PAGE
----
A Three-Pod configuration provides flexibility, performance, and VNF distribution design choice for telco workloads.
When using vSAN as a shared storage for all clusters, use a minimum of four hosts per cluster for the initial deployment, which sums up a total of 12 hosts. This creates balance between the implementation footprint and resiliency, while maintaining the operational requirements for each Pod. A mid-level class of servers can be used in this configuration, because the design maximizes the scale flexibility.
The separation of Pods provides maximum scalability to the design. Individual Pods can be scaled to meet the target services, delivery, and topology objectives.
The Resource and Edge clusters are sized according to the VNFs and their respective networking requirements. CSPs must work with the VNF vendors to gather the requirements for the VNFs to be deployed. This information is typically available in deployment and sizing guides.
As more tenants are provisioned, CSPs must provide additional resources to the Resource Pod to support the VNF growth. The increase in the VNF workloads in the Resource Pod can lead to an increase in the North-South network traffic, which in turn requires more compute resources to the Edge Pod to scale up the Edge Nodes. When the Edge Nodes are scaled, the CSPs must closely monitor and manage the resource consumption and capacity that is available to the Edge Pod. For high performance, an Edge Pod can also comprise bare metal Edges that are grouped in an Edge Cluster in NSX-T Data Center.
A high level of resiliency is provided by using four-host clusters with vSAN storage in the initial deployment. Four-host clusters also ensure a highly available Management Pod design, because clustered management components such as vCenter Server active, standby, and witness nodes, can be placed on separate hosts. This design principle is used for clustered OpenStack components such as database nodes.
The initial number and sizing of management components in the Management Pod must be planned. As a result, the capacity that is required for the Management Pod can remain steady. When planning the storage capacity of the Resource Pod, the CSP must consider the operational headroom for VNF files, snapshots, backups, VM templates, OS images, upgrade files, and log files.
When the Resource Pod is scaled up by adding hosts to the cluster, the newly added resources are automatically pooled resulting in added capacity to the compute cluster. New tenants can be provisioned to consume resources from the total pooled capacity that is available. Allocation settings for existing tenants must be modified before they can benefit from increased resource availability. OpenStack compute nodes are added to scale out the Resource Pod. Additional compute nodes can be added by using the Integrated OpenStack Manager vSphere Web Client extension.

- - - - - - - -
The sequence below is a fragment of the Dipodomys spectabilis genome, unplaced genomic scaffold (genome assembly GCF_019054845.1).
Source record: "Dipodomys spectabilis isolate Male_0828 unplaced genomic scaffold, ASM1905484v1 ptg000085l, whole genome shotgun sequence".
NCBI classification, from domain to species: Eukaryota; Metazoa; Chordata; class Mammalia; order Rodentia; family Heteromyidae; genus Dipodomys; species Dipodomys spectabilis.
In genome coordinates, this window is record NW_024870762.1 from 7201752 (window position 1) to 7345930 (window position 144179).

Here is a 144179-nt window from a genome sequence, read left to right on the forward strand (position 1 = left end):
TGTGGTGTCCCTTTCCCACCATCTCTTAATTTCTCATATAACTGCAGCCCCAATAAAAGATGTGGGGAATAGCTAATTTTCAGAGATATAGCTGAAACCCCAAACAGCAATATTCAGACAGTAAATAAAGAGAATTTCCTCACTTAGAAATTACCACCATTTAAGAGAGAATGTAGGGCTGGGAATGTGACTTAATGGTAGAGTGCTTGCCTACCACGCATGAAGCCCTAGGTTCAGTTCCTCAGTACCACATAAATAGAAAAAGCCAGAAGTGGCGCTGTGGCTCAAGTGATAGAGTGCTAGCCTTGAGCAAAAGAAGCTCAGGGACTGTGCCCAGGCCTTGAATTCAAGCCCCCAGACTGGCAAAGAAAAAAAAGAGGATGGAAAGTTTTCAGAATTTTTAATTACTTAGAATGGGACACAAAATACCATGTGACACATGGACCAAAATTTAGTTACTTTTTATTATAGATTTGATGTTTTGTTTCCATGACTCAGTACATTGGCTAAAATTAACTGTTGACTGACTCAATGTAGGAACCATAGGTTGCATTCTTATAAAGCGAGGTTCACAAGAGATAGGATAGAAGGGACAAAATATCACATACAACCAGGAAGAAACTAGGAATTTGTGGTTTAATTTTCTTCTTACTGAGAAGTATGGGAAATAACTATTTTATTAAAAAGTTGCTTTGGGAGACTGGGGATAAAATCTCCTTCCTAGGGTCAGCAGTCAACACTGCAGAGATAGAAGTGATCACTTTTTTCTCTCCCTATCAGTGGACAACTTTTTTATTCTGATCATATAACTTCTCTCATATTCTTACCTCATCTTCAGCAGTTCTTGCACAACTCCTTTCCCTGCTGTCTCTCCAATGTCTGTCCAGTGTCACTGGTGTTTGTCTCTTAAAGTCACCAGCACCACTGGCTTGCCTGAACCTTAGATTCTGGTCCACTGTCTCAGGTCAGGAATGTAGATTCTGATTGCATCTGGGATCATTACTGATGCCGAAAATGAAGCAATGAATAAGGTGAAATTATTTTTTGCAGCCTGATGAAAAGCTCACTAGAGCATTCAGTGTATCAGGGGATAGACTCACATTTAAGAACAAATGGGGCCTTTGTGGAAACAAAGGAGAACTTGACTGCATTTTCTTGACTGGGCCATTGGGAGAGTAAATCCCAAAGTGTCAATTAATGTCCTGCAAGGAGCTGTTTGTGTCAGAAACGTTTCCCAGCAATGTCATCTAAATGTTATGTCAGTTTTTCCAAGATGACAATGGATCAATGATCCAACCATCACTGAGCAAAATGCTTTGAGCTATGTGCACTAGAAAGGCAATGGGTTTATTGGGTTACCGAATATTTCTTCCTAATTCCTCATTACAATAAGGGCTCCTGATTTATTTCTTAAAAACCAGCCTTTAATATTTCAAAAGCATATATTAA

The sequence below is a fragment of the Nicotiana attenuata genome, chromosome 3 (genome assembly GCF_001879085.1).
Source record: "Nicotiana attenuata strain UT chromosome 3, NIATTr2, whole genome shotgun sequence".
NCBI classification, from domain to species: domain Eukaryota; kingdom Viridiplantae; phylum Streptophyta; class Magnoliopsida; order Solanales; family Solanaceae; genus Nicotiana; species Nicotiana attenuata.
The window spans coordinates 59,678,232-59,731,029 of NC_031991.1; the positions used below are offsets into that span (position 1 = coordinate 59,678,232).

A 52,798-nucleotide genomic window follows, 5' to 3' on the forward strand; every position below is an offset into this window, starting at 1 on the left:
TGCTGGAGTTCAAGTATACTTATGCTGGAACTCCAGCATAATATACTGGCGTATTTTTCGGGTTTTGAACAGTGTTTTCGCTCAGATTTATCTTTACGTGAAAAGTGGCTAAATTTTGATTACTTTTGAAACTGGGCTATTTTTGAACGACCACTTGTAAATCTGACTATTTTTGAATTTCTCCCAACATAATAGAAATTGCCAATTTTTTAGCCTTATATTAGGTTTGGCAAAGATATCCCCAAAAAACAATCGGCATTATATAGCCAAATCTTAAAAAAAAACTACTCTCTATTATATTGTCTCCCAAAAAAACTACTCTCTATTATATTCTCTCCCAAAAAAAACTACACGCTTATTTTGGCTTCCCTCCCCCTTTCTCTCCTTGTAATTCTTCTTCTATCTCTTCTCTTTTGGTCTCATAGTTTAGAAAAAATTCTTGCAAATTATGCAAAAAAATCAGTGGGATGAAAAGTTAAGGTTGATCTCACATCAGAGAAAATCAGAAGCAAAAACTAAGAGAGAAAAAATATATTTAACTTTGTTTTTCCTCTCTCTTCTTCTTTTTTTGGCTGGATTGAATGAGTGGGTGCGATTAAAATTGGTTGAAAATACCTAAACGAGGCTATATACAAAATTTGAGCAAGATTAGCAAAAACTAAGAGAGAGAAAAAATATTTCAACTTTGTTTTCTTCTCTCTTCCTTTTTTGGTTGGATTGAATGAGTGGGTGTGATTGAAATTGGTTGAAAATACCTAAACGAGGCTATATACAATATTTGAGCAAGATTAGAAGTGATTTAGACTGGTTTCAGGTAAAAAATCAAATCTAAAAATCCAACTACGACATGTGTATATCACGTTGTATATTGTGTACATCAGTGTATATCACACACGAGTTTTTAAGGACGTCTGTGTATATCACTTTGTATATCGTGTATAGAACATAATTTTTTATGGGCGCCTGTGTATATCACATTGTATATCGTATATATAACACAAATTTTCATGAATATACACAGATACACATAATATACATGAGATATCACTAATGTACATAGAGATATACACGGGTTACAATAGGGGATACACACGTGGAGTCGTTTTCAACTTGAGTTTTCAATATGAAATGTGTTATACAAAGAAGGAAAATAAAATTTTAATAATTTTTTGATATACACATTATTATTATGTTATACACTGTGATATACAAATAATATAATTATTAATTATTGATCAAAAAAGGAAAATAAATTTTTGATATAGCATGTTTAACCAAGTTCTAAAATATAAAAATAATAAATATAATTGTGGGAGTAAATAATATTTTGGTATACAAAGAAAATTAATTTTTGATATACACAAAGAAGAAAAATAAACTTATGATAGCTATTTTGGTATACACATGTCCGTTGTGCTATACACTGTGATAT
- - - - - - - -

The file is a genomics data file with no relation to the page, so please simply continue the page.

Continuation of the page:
In the Edge Pod, additional Еdge Nodes can be deployed in the cluster along with the physical leaf-spine fabric for higher capacity requirements.
The platform is optimized for workload acceleration and the Three-Pod design offers maximum flexibility to achieve these goals. The configuration can support the needs of use cases with high-bandwidth requirements. A dedicated accelerated Resource Pod or a hybrid standard and accelerated Resource Pod can be considered when designing for workload distribution. The separate Edge Pod provides not only the separation benefit but also alternatives with VM and bare metal options for the Edge Nodes.
Network function designs are evolving to disaggregated control and data plane function. The separation also maximizes the distribution of data plane functions closer to the edge of the network with centralized control and management planes. A separated Resource or Edge Pod design allows for having different control plane versus data plane configurations and scale designs depending on the service offers.
The Management Pod provides centralized operation function across the deployment topology, be it a single or distributed data centers.